Lessons from the poultry industry

by 5m Editor
9 March 2004, at 12:00am

UK - World-wide, more pork is consumed than any other meat. At 90 million tons a year it far outstrips the 60 million tons of poultry meat, so of all meat producers, pig farmers have the greatest potential market, Dr Alan Tinch, head of genetics and research at JSR Genetics, reminded members of the South Humberside Pig Discussion Group.

JSR Genetics on

In a back-to-basics presentation, he pointed out that both pigs and chickens had become domesticated because they were able to live close to people, were easy to feed, lived in family groups, had a high reproductive rate and were active at birth. These basic qualities needed to be borne in mind when developing the best management systems.

As a chicken geneticist and technologist who "crossed the road" to pig breeding, he pointed out that, in the global broiler industry, the breeds from just four companies now account for 90 per cent of world production. With pigs, home breeding accounts for 50 per cent of production and over 12 breeding companies account for the rest.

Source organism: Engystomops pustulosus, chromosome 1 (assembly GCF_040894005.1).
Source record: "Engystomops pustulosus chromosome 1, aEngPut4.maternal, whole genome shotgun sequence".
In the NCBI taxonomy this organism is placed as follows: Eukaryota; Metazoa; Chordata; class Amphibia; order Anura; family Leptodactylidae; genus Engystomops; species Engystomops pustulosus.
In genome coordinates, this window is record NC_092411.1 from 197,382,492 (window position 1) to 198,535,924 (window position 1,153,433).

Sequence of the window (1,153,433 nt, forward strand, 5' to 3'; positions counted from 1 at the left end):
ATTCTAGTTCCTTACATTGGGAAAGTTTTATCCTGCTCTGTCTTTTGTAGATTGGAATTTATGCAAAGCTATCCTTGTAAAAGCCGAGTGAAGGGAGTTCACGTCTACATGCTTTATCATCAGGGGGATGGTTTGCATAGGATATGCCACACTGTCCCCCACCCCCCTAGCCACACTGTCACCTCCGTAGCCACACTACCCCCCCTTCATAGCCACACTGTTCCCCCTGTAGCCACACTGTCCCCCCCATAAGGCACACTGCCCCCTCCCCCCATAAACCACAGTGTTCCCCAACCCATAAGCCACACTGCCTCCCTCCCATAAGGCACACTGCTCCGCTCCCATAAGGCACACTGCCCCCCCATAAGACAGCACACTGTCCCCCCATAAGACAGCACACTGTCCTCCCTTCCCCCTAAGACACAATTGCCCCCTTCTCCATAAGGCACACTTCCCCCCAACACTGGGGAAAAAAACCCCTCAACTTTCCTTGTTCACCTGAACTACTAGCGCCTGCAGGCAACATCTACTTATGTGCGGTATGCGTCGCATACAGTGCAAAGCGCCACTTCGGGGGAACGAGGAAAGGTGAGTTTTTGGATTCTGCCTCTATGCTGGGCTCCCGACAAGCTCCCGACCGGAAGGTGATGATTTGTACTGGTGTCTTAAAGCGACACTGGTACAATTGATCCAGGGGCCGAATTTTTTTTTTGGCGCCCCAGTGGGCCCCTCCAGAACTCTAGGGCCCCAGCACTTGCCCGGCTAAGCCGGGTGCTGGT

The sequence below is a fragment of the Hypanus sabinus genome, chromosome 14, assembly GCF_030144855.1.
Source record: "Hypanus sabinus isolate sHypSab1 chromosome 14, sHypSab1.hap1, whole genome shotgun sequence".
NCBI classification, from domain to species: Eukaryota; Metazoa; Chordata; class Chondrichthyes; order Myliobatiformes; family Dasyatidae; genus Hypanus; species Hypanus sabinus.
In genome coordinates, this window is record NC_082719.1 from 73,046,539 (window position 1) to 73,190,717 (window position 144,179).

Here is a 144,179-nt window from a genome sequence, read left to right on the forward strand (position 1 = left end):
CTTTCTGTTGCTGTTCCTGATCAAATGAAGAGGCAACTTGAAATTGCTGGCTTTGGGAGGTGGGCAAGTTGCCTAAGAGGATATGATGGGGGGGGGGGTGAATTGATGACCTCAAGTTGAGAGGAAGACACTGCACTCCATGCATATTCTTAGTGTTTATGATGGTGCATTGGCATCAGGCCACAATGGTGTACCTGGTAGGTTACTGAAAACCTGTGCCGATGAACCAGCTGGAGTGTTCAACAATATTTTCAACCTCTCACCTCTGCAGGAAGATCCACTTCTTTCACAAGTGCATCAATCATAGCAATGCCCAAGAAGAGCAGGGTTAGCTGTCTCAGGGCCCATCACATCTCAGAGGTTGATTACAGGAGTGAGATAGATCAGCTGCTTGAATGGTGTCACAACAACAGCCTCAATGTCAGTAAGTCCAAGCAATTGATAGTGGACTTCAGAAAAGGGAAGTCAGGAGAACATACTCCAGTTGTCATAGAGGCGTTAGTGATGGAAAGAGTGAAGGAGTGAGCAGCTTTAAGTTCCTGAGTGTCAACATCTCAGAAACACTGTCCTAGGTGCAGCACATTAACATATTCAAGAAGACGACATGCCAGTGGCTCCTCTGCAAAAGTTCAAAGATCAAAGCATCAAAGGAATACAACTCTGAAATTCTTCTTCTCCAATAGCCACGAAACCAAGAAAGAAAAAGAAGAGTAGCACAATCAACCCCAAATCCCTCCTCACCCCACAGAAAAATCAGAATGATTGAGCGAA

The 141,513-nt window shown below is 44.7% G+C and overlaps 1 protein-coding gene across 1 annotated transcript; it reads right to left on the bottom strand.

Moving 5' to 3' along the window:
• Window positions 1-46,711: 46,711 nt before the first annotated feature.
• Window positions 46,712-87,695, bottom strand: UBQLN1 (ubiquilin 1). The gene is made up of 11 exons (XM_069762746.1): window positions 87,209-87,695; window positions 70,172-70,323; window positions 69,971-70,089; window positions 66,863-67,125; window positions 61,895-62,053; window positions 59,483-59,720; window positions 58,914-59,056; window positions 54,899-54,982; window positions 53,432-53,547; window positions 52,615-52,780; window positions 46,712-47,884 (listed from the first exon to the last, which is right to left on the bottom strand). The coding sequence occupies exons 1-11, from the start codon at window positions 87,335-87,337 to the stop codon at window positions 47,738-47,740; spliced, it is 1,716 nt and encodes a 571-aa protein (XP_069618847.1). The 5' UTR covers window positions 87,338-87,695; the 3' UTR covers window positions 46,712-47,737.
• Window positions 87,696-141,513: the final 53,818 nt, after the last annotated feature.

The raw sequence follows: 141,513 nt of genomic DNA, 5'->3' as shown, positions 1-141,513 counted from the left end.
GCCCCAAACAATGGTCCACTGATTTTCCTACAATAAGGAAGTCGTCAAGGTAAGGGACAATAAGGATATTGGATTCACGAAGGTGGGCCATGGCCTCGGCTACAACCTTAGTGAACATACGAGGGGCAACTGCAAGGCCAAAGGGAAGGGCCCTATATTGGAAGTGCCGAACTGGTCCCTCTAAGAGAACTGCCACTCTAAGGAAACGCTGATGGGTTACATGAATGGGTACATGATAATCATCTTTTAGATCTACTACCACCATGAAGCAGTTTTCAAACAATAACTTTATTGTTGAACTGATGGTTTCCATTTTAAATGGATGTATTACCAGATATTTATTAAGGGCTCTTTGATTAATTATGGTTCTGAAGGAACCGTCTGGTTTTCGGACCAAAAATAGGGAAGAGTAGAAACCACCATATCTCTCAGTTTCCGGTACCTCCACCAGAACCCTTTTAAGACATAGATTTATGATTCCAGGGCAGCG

"Modern breeds of broiler chicken and pig show fast, efficient growth with improved meat yield over their primitive ancestors. However, it is surprising that both species produce similar amounts of lean meat per square metre of farming space per year," he said.

The main difference between the species is the feed efficiency, where the chicken has a large advantage. The chicken typically has an overall feed conversion rate of 1.8 compared with 2.5 for the pig.

Today, the main limiting factor in pig production is sub-optimal health, which prevents pigs from achieving their full genetic potential, pointed out Dr Tinch. "We have had wave after wave of devastating diseases and there will always be new diseases coming along," he predicted. "And the information age means there will always be health scares."

In the broiler industry there is a strict biosecurity barrier at each stage between the breeder farm, hatchery and broiler farm, and large, single-age populations of birds were kept under a strict all-in, all-out system. With pigs, where sows must be in contact with their offspring, it is more difficult to develop biosecurity protocols which separate the generations and allow all-in, all-out management, he said. However, where such systems are put in place, disease challenge is reduced and performance improves dramatically.

Source: JSR Genetics - 5th March 2004

5m Editor